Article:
ShuttersMy house is as close to picture perfect as I am going to get it in preparation for listing it for sale. It has been close to this state many times when I have hosted art shows as part of the local art tour. However for all those years, chotchkies, clutter, all extraneous items were shoved into boxes and stashed in rooms behind closed doors. The thing is when you sell your house people look in all those favourite hiding places, and they see if you have organized and aesthetically pleasing inner spaces.

It has taken me a month to purge and tidy. My whole art studio got shipped to the garage at the cottage, the potters wheel and massage table from various past lives were sold on Craigslist, an account was opened at the Elegant Garage Sale to move the “good” stuff and the Goodwill graciously took the ordinary stuff. Every nook and cranny has been emptied, sorted, purged, cleaned and returned to shelves straightened and colour co-ordinated.

This is soooooo not me. The biggest consequence of working on this month’s never-ending “to do” list is the huge energy drain. Details are not in any description of my ENFP type except to say “AVOIDS them.” I prefer keeping things open and fluid with just enough order to get things accomplished. A little chaos feels creative and a lot of order feels restrictive to me if truth be told.

While being focused on creating order (perfection) for these last 30 days I have created an neat-freak monster as I now go around measuring the bottoms of the towels hanging in the bathrooms, smoothing the linen on the bed to Architectural Digest standards, and adjusting the louvers on all 9 windows so they line up with military precision.

How about you? Can you think of areas at home or at work where you feel drained? Could any of this energy depletion result from operating against your natural preferred way of being? I will be thrilled to see the SOLD sign go up relieving me from this tidy hell.

Category: Personal
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2 Responses to “Working Against Your MBTI Preferences is a Recipe for Stress”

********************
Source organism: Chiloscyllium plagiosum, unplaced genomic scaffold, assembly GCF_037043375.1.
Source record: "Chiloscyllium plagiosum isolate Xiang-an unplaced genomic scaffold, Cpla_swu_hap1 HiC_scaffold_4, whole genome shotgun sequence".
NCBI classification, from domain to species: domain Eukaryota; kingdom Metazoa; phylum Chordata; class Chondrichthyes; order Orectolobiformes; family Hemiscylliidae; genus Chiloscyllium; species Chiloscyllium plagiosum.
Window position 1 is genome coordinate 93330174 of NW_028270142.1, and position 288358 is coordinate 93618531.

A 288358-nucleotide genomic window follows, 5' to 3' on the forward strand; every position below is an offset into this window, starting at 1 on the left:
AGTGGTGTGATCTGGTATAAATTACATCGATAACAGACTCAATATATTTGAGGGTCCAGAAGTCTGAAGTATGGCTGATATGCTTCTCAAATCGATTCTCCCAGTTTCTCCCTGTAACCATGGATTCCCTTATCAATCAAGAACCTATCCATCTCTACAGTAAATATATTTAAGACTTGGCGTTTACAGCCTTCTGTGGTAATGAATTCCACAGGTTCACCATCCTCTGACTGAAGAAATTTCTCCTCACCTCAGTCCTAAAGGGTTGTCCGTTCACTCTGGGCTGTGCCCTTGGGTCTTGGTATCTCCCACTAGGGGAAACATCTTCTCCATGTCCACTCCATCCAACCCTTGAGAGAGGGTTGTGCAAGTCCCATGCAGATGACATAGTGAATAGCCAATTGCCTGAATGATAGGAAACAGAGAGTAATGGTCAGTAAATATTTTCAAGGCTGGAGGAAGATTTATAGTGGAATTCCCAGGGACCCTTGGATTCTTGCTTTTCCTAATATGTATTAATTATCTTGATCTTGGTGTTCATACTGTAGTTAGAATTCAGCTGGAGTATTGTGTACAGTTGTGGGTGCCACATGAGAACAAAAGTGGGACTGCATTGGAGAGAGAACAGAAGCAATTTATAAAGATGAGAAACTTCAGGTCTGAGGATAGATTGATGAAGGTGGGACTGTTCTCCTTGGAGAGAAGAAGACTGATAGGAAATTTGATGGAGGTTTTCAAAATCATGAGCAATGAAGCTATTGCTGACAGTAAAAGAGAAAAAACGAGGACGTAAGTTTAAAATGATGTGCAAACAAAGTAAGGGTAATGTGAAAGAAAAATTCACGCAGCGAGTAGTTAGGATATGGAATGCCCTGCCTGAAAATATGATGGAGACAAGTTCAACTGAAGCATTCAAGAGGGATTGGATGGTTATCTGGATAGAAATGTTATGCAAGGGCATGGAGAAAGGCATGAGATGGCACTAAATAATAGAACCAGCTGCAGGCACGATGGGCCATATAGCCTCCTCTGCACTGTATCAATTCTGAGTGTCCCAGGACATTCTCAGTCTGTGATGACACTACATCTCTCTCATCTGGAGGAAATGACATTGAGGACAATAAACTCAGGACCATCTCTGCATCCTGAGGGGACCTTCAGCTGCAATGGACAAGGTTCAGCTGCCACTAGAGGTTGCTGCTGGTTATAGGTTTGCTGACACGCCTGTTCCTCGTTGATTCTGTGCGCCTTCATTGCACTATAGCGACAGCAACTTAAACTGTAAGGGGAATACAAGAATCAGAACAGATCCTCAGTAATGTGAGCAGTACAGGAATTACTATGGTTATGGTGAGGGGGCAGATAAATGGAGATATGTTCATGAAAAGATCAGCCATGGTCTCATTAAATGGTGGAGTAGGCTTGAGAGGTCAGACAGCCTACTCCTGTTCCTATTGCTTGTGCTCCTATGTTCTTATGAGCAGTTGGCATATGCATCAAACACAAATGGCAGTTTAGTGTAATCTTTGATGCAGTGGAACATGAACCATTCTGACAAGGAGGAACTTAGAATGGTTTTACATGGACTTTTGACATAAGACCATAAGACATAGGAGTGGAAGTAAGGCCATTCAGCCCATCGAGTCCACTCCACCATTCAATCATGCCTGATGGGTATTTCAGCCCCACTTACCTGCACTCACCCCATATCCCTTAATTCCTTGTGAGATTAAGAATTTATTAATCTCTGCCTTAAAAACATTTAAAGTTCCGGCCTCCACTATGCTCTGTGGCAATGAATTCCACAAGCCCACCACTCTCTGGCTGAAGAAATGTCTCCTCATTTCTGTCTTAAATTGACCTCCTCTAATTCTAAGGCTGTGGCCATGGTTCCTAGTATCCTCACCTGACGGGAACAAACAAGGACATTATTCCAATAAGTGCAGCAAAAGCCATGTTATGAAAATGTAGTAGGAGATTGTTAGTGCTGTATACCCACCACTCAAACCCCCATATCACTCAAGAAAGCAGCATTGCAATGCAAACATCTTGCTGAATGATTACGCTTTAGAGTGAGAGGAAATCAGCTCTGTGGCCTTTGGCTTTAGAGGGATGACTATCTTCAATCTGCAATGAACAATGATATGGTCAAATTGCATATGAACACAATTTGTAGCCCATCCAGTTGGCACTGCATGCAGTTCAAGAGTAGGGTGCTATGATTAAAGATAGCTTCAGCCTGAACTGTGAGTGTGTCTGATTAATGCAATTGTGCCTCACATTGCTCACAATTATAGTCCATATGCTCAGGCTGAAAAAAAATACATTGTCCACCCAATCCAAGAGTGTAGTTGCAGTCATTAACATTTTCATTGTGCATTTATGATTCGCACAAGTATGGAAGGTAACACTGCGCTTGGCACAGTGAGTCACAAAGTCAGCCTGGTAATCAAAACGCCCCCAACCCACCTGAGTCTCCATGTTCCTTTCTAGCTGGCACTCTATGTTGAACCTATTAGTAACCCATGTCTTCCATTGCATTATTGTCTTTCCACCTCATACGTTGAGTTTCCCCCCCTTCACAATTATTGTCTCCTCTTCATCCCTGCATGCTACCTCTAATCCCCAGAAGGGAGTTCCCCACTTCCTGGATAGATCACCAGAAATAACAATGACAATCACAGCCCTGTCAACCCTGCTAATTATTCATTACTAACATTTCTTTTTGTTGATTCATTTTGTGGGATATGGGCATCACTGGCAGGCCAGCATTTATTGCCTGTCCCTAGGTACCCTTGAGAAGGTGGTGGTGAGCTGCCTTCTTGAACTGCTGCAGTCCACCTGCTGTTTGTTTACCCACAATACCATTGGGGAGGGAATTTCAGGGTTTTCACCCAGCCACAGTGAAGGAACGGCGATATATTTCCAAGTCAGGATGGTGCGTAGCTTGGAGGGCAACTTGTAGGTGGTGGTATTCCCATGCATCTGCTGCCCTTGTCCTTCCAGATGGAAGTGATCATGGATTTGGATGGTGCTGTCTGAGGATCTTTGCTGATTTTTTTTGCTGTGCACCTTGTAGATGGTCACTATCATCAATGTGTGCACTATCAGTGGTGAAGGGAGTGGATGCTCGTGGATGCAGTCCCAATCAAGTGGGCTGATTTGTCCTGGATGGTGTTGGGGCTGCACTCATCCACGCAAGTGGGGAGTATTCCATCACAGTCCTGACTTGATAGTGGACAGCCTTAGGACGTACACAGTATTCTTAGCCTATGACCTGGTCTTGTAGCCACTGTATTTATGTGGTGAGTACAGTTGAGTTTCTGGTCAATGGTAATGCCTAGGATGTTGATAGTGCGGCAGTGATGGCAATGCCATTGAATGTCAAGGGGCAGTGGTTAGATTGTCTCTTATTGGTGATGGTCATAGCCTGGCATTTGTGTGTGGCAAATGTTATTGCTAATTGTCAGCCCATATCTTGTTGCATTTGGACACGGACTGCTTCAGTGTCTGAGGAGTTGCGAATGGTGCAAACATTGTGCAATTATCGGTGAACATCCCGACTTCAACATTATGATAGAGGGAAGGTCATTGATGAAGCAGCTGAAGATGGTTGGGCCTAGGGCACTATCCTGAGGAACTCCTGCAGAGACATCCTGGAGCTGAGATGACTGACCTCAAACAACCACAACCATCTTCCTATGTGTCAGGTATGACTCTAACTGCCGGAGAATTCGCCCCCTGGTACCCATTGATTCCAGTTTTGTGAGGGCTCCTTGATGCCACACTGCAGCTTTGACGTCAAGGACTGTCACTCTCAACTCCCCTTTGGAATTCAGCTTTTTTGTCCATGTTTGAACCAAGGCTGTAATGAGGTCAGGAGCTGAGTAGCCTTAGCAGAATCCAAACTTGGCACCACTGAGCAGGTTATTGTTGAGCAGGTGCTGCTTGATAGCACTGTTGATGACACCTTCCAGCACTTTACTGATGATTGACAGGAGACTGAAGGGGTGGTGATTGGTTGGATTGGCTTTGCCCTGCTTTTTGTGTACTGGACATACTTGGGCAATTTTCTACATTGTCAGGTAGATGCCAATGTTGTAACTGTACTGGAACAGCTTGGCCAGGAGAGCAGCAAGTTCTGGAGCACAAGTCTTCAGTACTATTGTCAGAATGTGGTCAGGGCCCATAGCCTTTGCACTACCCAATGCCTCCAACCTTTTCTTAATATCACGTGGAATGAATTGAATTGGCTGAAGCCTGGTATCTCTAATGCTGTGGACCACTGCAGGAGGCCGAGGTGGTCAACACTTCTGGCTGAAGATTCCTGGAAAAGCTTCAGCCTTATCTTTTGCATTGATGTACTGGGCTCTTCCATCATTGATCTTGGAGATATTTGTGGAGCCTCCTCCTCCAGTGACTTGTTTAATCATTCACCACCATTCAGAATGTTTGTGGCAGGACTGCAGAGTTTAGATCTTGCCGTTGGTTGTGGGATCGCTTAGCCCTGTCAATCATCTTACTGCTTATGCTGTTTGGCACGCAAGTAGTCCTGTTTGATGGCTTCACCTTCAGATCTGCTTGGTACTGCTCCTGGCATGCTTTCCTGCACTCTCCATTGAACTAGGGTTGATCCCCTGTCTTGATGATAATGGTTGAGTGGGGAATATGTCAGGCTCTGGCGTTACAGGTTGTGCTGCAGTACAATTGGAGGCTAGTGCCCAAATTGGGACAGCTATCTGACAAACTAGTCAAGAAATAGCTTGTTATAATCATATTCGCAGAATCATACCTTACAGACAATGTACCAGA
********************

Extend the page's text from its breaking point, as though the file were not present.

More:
Laura May 22, 2010

I can’t imagine you measuring towels! That sounds constraining, even to an INTJ.

I end up drained at home/work when things are out of order. I don’t thrive in a little bit of chaos. When everything around me is tidy and “in its place” (i.e. where I think it should be and where I’m used to it being), then I feel like my space is clear and open, and then there is room for my brain to be clear and open too. I even do things like tidy and order my desktop, and use a minimalist extension on gmail to eliminate most of its sidebars and options – anything to clear things up and open things up and reduce the amount of stimulation coming at me.

I notice the impact when I’m in other people’s spaces, and I compulsively am closing cupboard doors and straightening stacks of magazines and can’t take my mind off the one pencil that’s lying alone on the table instead of grouped with other items.

Ok, this sounds like a bit much even to me…

Sandy McMullen May 22, 2010

Laura – I have tidy friends – indeed one just recently sold her house without needing any staging because she leads a “fluffed life”. She came over to help me “see” what I couldn’t see. It was so helpful. As for ordr ad being tidy – It is lovely to be in this when it is serene and I appreciate it – I just don’t appreciate having to do what It takes to maintain it. There are times when I ask my tidy friends to sit in the kitchen for a cup of tea because the living room is scary perfect and not that comfortable because the pillows might get messed. When I tidy it is often simply procrastination because doing anything else seems better than doing the task at hand.

As always thanks for your input. Part of the genius I see when working with you is how you bring order to seeming randomness and stray ends… an orderly mind – hmmm wonder what that would be like?